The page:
The Republican-led U.S. Senate voted Friday to repeal a regulation requiring energy companies to disclose any payments made to foreign governments by a 52-47 vote.
The foreign payments rule of the Securities and Exchange Commission was part of the 2010 Dodd-Frank banking reform package, and its purpose was to avoid corruption by presenting payments and royalties made by oil, natural gas, coal and mineral companies.
This measure was approved two days after Rex Tillerson, former CEO of ExxonMobil and a strong opponent of the law, was confirmed as secretary of state.
“As Exxon CEO, Rex Tillerson did everything in his power to gut this law, because it doesn’t suit big oil’s corrupt business model," said Corinna Gilfillan, head of the U.S. Office of Global Witness.
"These deals deprive some of the world’s poorest people of oil wealth that is rightfully theirs. Given the president’s massive conflicts of interest and his administration’s broad attacks on regulation, it appears our institutions are increasingly being abused to further the business interests of a powerful few,” said Gilfillan.
The resolution will now go to President Donald Trump, who is expected to sign it.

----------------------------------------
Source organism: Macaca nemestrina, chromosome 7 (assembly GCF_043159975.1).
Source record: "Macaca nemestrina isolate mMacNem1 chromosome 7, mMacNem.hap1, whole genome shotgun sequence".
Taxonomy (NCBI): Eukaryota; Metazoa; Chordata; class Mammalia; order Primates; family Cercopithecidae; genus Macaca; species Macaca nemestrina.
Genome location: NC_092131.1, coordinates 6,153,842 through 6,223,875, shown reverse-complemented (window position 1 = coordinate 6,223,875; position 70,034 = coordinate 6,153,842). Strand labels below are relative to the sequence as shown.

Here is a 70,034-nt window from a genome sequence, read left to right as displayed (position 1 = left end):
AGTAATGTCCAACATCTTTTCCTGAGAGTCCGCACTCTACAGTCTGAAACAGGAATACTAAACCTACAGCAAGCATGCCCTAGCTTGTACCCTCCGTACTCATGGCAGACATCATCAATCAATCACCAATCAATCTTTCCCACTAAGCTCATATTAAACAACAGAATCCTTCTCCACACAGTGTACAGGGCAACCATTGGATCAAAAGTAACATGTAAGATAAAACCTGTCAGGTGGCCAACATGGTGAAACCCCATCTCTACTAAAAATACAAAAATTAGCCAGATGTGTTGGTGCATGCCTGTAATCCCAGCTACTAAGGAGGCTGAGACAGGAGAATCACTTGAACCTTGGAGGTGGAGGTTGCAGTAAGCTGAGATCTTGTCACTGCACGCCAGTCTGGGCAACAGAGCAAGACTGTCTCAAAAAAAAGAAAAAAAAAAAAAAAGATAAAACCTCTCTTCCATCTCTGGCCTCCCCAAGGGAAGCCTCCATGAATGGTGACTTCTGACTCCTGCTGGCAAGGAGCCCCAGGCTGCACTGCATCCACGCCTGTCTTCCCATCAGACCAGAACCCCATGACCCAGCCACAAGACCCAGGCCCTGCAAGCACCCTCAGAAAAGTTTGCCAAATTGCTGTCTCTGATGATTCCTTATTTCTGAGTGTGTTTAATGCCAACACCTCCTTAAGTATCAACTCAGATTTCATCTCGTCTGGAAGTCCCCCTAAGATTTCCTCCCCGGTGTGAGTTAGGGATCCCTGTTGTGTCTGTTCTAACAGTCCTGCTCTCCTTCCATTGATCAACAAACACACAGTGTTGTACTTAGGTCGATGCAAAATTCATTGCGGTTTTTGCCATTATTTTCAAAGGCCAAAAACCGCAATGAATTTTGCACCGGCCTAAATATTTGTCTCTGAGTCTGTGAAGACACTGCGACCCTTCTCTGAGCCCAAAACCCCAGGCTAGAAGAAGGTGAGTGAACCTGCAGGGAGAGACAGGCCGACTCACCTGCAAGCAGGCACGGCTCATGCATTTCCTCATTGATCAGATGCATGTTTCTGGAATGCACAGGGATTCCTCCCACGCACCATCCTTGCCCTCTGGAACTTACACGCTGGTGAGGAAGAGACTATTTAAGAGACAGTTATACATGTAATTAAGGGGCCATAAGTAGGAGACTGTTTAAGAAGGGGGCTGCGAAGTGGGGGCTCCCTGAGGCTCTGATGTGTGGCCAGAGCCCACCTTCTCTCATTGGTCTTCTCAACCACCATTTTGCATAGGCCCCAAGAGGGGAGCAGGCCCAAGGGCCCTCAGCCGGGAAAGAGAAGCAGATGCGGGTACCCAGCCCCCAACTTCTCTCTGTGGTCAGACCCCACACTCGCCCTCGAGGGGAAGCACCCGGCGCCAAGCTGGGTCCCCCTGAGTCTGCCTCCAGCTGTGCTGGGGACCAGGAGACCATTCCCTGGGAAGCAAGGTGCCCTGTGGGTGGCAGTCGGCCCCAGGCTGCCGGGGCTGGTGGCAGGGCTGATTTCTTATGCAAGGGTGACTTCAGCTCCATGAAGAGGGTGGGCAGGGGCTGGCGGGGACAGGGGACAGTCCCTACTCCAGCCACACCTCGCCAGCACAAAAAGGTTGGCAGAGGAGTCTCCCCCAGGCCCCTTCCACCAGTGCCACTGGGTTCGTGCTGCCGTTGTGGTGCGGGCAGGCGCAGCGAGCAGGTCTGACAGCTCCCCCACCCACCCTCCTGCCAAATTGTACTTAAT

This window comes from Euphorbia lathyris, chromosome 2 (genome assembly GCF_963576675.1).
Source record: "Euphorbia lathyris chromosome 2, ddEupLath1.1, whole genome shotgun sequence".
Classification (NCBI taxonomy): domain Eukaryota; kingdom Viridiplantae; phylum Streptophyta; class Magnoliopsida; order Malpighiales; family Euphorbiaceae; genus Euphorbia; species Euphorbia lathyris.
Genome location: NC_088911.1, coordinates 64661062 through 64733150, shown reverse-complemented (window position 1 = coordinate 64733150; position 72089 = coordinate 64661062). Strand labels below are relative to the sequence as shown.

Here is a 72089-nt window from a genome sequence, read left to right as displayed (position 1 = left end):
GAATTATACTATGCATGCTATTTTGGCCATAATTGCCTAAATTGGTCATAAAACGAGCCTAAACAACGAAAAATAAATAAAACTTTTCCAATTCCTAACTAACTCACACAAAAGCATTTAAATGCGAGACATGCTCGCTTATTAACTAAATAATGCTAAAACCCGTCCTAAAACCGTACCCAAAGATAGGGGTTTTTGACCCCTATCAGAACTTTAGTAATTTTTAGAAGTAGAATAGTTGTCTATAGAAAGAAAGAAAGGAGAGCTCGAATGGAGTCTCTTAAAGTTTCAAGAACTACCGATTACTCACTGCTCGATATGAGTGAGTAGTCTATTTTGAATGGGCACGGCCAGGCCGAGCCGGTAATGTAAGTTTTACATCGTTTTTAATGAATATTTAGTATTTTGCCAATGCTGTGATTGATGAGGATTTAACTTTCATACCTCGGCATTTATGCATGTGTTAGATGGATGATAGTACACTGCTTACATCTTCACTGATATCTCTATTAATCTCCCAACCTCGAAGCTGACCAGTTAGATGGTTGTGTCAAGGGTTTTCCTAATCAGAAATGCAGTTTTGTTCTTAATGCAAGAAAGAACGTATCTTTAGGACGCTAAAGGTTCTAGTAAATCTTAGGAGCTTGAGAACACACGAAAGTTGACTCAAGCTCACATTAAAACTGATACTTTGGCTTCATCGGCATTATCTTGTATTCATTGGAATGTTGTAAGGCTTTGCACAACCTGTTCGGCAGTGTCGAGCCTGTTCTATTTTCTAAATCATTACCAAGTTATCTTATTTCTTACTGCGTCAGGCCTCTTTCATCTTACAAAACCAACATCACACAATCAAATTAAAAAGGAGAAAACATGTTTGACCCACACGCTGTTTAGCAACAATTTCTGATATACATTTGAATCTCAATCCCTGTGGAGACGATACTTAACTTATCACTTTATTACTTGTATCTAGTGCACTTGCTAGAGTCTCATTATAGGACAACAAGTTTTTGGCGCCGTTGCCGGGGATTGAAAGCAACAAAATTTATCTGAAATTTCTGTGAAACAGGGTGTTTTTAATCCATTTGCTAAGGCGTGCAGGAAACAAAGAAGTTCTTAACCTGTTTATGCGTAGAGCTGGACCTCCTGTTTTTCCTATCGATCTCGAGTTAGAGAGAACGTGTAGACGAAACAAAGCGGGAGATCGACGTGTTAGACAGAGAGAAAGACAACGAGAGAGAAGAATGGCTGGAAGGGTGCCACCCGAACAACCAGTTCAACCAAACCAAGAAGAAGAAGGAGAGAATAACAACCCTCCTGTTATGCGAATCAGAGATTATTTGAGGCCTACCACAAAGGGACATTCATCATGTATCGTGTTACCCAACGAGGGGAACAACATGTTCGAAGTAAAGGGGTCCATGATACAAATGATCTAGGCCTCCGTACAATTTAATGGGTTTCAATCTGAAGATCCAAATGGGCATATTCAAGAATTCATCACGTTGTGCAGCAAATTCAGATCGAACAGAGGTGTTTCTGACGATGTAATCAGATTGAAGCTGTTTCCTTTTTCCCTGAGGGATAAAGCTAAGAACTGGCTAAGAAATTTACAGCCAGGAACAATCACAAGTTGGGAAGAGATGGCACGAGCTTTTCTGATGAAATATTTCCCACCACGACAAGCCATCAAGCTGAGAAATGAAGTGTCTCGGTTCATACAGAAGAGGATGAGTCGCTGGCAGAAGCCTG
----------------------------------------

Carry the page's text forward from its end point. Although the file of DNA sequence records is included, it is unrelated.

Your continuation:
The White House said this rule could put U.S. companies at a disadvantage against foreign competitors and would “impose unreasonable compliance costs on American energy companies that are not justified by quantifiable benefits.”
But the U.S. is not the only country to enact these types of regulations.
"Oil, gas and mining companies from other countries have already disclosed over $150 billion in payments under similar rules, meaning citizens can begin to hold their governments to account. If they can do it, you have to ask – what have the U.S. companies got to hide?” said Gilfillan.
Isabel Munilla, policy advisor for extractive industries at Oxfam America, said this decision will strongly affect citizens as it covers up illegal actions by big companies.
“Voting to roll back basic transparency rules provides zero benefit for the public but will instead allow corrupt elites to continue to stuff their pockets with oil money and steal from their citizens,” said Munilla.
Senate Banking Committee Chairman Mike Crapo said Thursday that the SEC’s research didn't show a strong connection between transparency and improving the lives of citizens in those countries.
“Unlike the potential benefits, though, the costs of this rule are reasonably certain,” said Crapo. “The SEC estimated up to $700 million in initial costs, and up to $590 million on ongoing annual costs.”
Crapo also said small companies would be hurt, not only major oil companies.
Senator Sherrod Brown said the resolution was a vote for corruption.
“The rule they’re trying to repeal protects U.S. citizens and investors from having millions of their dollars vanished into the pockets of corrupt foreign oligarchs,” he said. “This kind of transparency is essential to combating waste, fraud, corruption and mismanagement.”